First it was Monroe County. Then, late last week, it was Miami-Dade County. And if the plaintiffs have their way, it'll soon be the entire state of Florida.

Circuit Judge Sarah Zabel held Friday that Florida's ban on same-sex marriage was unconstitutional in a case that only applies to Miami-Dade County. The decision came a little more than a week after Circuit Judge Luis Garcia's similar decision in Monroe County. Both decisions are expected to be appealed, but the plaintiff-appellees in the Monroe County case are asking that the process be expedited by skipping the state appeals court and heading straight to the Florida Supreme Court.

If the motion is granted, a decision by the Florida Supreme Court would have statewide effect. If not, a parallel challenge to the state's ban in federal court could have the same effect. A decision in the federal case is expected soon.

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We've seen court after court after court, including a federal circuit court of appeal, rule in favor of gay marriage. But courts in the Eleventh Circuit have been conspicuously silent on the issue -- until now.

This afternoon, Monroe County Circuit Judge Luis Garica overturned Florida's 2008 constitutional amendment banning gay marriage. It's a narrow victory for gay rights proponents in Florida -- it only applies to Monroe County (the Florida Keys) -- but with four cases in the state racing towards decisions, it's a good sign of things to come, and yet another entry in a long winning streak for gay marriage nationwide.

Here are a few takeaways from the decision:

Hobby Lobby was about a lot of things: religious rights of corporations, substantial burdens, compelling interests in contraception, readily available alternative means to provide contraception, and dictionaries. The end result was this: closely held corporations with religious owners can't be forced to pay for health coverage that provides contraception, especially since there is an existing exemption program for religious nonprofits that these employers could easily be wedged into.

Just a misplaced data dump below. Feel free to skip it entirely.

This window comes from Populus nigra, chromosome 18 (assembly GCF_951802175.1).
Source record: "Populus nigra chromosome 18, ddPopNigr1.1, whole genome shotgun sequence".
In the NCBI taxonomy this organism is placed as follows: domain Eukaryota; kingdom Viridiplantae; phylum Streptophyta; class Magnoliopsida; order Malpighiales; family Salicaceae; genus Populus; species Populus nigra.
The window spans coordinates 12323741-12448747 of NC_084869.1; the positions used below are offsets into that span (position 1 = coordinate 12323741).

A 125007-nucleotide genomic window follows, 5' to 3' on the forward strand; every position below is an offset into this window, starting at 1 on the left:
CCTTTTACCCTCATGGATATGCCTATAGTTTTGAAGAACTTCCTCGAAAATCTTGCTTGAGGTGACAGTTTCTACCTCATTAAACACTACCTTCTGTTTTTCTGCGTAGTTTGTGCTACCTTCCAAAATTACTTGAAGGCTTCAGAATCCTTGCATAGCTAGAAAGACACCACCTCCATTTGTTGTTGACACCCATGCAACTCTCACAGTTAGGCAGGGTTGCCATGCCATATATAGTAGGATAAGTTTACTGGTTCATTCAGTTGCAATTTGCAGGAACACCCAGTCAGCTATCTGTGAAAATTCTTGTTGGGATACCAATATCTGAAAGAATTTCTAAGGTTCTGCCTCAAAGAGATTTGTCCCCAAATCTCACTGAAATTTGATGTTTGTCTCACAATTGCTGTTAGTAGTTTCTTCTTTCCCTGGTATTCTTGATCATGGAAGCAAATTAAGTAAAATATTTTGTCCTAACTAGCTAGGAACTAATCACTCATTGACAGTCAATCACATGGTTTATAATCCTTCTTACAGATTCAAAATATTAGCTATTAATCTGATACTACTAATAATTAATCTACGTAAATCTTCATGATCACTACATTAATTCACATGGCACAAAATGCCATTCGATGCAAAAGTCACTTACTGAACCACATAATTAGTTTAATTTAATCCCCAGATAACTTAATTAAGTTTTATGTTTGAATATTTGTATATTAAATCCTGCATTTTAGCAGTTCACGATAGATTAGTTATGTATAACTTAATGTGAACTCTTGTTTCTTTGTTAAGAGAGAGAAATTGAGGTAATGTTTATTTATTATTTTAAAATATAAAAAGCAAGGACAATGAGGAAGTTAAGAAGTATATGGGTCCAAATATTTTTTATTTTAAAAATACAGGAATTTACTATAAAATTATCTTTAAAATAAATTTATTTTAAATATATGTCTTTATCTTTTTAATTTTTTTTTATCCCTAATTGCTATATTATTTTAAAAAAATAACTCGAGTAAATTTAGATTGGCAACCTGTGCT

But what if that exemption program itself, which requires the organization to fill out a form and find a third-party administrator to provide contraceptive coverage on the government's dime, is a burden on religion? The Little Sisters of the Poor were the first to make this argument, and the Supreme Court stepped in to grant an injunction. The Eleventh Circuit did the same for EWTN, a Catholic television network, mere hours after Hobby Lobby, with a surprising special concurrence by Judge Bill Pryor.

Fun fact: if your cell phone is turned on, your phone carrier can tell where you are.

How? Your phone's radio is constantly connecting to cell phone towers, which means even without a GPS signal, the carrier can approximate your location. You may have already know this (it shows up in movies all the time), but if you didn't, well, you do now. What you probably didn't know is that it might be legal for the police to snatch this data without a warrant.

Unless you reside in the Eleventh Circuit.

If you enjoy reading stories of police misconduct being properly punished, today's Eleventh Circuit selection will warm the cockles of your heart.

A handful of police officers responded to a 911 call from a drunk, lost woman. When they arrived, she claimed that she was in danger and that someone had been beating Jerry Morris's horses. When officers woke Morris up with a knock, he tried to put on his boots to check on his animals. Instead, the officers entered his house and told him that he wasn't going anywhere.